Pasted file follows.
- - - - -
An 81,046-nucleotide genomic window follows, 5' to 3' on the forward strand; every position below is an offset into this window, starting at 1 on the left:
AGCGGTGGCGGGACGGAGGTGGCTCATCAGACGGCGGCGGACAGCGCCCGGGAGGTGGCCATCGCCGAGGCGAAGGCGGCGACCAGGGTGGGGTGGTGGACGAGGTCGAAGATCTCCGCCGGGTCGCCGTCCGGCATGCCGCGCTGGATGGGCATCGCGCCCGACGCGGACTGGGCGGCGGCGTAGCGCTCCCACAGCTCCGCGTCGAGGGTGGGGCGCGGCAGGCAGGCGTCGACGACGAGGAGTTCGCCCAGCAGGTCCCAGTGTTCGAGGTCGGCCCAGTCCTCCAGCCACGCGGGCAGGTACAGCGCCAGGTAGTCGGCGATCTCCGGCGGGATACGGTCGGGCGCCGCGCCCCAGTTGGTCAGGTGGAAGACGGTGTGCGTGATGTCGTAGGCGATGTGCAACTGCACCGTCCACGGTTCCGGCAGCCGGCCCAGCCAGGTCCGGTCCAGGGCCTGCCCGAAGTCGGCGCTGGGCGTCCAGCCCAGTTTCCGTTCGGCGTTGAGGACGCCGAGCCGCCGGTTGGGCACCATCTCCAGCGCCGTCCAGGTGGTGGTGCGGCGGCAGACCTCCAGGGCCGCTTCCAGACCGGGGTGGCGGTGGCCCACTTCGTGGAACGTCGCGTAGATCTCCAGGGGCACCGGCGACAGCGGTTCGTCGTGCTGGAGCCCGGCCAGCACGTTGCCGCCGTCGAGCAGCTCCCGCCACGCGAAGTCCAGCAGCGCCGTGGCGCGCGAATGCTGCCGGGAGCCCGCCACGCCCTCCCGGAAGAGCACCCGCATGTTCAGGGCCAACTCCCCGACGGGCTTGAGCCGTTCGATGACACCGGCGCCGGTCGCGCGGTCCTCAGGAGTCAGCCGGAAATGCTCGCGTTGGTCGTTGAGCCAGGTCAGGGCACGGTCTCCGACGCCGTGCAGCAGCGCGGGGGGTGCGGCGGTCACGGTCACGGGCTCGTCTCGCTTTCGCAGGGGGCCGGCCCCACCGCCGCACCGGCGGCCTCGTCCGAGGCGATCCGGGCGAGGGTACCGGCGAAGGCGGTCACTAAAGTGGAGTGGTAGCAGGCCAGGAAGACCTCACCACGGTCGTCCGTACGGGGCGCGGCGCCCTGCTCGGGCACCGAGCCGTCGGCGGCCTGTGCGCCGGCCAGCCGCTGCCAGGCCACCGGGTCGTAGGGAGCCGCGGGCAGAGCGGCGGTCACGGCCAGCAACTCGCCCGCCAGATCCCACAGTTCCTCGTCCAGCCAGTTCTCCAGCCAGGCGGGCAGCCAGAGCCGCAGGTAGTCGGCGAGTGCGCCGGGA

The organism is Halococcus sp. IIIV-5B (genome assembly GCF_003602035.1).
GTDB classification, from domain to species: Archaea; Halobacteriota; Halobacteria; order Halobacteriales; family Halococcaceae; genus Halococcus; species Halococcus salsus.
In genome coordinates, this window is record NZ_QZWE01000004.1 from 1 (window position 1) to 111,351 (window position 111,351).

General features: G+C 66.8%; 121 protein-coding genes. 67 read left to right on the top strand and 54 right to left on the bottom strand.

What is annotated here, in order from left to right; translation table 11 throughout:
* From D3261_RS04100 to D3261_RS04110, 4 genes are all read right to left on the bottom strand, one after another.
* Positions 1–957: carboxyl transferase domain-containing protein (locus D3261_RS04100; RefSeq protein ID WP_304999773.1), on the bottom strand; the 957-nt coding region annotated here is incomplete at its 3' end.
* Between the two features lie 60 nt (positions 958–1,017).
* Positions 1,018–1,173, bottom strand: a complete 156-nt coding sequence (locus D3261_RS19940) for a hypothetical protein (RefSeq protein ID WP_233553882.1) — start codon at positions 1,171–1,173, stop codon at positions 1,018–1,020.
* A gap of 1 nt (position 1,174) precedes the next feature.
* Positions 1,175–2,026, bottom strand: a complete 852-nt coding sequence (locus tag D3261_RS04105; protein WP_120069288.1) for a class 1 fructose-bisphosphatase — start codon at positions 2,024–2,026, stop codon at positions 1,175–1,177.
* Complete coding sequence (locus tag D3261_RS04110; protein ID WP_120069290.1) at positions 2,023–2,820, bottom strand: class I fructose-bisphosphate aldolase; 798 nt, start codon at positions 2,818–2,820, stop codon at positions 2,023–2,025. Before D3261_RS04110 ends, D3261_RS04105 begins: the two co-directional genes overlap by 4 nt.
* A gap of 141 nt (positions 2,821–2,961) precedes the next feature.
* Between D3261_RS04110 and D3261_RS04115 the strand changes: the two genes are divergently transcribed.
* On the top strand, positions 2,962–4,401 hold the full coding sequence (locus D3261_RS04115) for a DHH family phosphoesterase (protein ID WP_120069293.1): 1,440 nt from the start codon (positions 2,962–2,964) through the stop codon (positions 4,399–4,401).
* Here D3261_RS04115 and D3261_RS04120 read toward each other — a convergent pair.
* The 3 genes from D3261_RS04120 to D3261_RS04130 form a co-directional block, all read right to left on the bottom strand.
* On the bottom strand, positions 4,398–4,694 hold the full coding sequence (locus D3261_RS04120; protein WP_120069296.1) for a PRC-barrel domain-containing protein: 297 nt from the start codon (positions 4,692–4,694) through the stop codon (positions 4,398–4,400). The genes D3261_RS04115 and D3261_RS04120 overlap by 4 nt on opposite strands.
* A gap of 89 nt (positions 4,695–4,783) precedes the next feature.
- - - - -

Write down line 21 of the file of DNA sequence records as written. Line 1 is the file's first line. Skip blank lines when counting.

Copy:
* A gap of 89 nt (positions 4,695–4,783) precedes the next feature.